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Can I Be Breath Tested In My Own Driveway Or On Private Property?

Do I always have supply a breath or blood sample if a Police Officer asks me to?

The Road Transport Act 2013 gives Police powers to require you to submit to a breath test or provide a blood sample in certain situations when you are the driver of the vehicle. Generally speaking, if you are pulled over driving a vehicle, yes you do have to submit to the Police request. A failure to do so could result in a charge of “Refuse or Fail to provide breath analysis” which carries hefty penalties of fines, licence disqualification periods and even a term of imprisonment.

However, there are exceptions to this rule.

The Road Transport Act provide a short list of scenarios in which Police cannot require someone to subject to a test, analysis or sobriety assessment. For example:-

  • If you have been admitted to hospital, unless the doctor has been notified and does not object;
  • If it would be dangerous to your health or medical condition; or
  • At your home.

The rule stating the Police cannot require you to submit to a test inside your home is not common knowledge.

What is my “home”?

Obviously, it is clear that the four walls and ceiling inside which you: sleep; eat; and keep all your belongings, is your home.

But what about your driveway? Or your front yard? Where does your ‘home’ start and end? This is a question that has been considered a number of times in case law, in both lower and higher courts in NSW.

The general position of the law is that a certain place can be considered your “home” if there is some sort of a link, usually a physical one, with your house. For example:-

  • Your driveway is your home, and furthermore, the driveway to your block of units is your home;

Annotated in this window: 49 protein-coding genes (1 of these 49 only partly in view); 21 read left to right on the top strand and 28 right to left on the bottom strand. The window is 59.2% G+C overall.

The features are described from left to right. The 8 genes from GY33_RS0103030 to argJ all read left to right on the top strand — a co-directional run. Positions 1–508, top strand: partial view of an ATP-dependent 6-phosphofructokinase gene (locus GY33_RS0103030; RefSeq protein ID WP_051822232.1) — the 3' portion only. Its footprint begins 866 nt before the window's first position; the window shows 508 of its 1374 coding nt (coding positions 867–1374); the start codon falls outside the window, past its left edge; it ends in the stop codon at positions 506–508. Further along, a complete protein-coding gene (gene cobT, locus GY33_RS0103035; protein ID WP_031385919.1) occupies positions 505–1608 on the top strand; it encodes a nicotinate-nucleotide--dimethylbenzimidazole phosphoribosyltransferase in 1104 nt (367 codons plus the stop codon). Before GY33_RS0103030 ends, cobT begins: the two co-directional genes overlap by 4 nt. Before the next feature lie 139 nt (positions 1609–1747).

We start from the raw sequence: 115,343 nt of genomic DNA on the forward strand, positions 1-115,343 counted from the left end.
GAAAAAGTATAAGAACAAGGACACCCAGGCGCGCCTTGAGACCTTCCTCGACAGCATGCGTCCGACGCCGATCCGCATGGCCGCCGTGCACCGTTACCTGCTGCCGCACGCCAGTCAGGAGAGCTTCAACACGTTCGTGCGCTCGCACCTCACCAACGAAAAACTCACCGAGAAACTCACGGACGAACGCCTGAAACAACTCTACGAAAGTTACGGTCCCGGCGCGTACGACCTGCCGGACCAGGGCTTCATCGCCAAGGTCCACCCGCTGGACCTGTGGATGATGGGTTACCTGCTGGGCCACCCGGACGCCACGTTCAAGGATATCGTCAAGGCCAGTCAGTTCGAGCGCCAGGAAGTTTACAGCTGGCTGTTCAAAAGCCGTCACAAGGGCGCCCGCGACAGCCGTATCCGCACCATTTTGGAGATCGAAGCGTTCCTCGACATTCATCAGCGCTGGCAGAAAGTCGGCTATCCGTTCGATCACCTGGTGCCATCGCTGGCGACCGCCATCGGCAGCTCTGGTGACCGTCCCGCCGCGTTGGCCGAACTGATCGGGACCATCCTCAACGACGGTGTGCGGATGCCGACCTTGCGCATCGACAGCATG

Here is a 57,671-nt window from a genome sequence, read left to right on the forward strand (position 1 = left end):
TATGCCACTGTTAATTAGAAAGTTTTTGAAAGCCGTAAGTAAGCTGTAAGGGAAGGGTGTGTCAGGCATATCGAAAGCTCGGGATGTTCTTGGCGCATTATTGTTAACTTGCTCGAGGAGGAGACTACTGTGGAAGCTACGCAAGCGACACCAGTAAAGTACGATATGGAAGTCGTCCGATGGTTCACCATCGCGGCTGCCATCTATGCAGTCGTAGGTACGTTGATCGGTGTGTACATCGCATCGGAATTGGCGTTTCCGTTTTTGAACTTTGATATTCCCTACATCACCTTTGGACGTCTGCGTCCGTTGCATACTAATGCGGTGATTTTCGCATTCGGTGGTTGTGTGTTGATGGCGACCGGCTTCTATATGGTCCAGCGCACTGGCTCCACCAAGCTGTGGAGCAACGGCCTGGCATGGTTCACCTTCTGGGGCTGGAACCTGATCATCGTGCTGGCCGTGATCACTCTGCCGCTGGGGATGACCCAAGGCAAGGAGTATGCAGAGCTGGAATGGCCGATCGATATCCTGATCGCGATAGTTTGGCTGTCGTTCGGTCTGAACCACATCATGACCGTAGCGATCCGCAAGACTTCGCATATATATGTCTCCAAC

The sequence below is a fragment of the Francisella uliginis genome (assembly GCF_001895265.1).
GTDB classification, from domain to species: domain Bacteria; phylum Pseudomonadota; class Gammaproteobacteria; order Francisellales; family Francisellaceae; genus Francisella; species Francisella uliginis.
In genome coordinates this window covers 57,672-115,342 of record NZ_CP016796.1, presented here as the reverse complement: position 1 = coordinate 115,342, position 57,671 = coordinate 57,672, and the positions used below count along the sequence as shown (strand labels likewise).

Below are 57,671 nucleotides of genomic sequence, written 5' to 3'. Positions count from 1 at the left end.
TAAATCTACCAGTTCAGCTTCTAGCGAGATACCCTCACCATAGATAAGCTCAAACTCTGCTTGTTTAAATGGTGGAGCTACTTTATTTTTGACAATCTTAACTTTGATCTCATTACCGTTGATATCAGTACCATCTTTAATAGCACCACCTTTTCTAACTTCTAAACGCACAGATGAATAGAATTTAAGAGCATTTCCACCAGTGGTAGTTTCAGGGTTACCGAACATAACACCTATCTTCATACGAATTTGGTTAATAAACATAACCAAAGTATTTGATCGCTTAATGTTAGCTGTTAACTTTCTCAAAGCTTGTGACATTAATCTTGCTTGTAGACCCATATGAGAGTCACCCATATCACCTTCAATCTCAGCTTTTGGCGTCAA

• Being in a car outside the front fence of your garden, or standing near the fence means you are not in your home;
  • A car park area (say, to an apartment block), is only considered your home if it is attached to the main building, or is by the people who live in the main building as part of their “ordinary living facilities”.

I didn’t know about this rule and I agreed to be tested, is there anything I can do?

The onus for the prosecution to prove beyond reasonable doubt that the requirement to undergo a breath test was not made at the defendant’s home, if the issue is raised at hearing.

In those circumstances, we can ask the Court to ‘throw out’ the result of the breath test. If the court agrees, then Police cannot justify their arrest and subsequent breath analysis without the first positive roadside result. The flow on effect of this is that there is no evidence before the Court substantiating a drink driving charge.

Ultimately, this is an issue relating to whether the Court should or should not admit the evidence of the breath test. Arguments on both sides will need to be presented to a Magistrate, and is subject to their determination on a case by case basis.

Written by John Sutton on October 9, 2017

John is the National Director of Criminal Law at Armstrong Legal. The experience John possesses, being a high quality mix of defence and prosecution skills, together with his team at Armstrong Legal, mean you can be certain of accurate, dependable and practical advice on how your matter can dealt with. View John's profile

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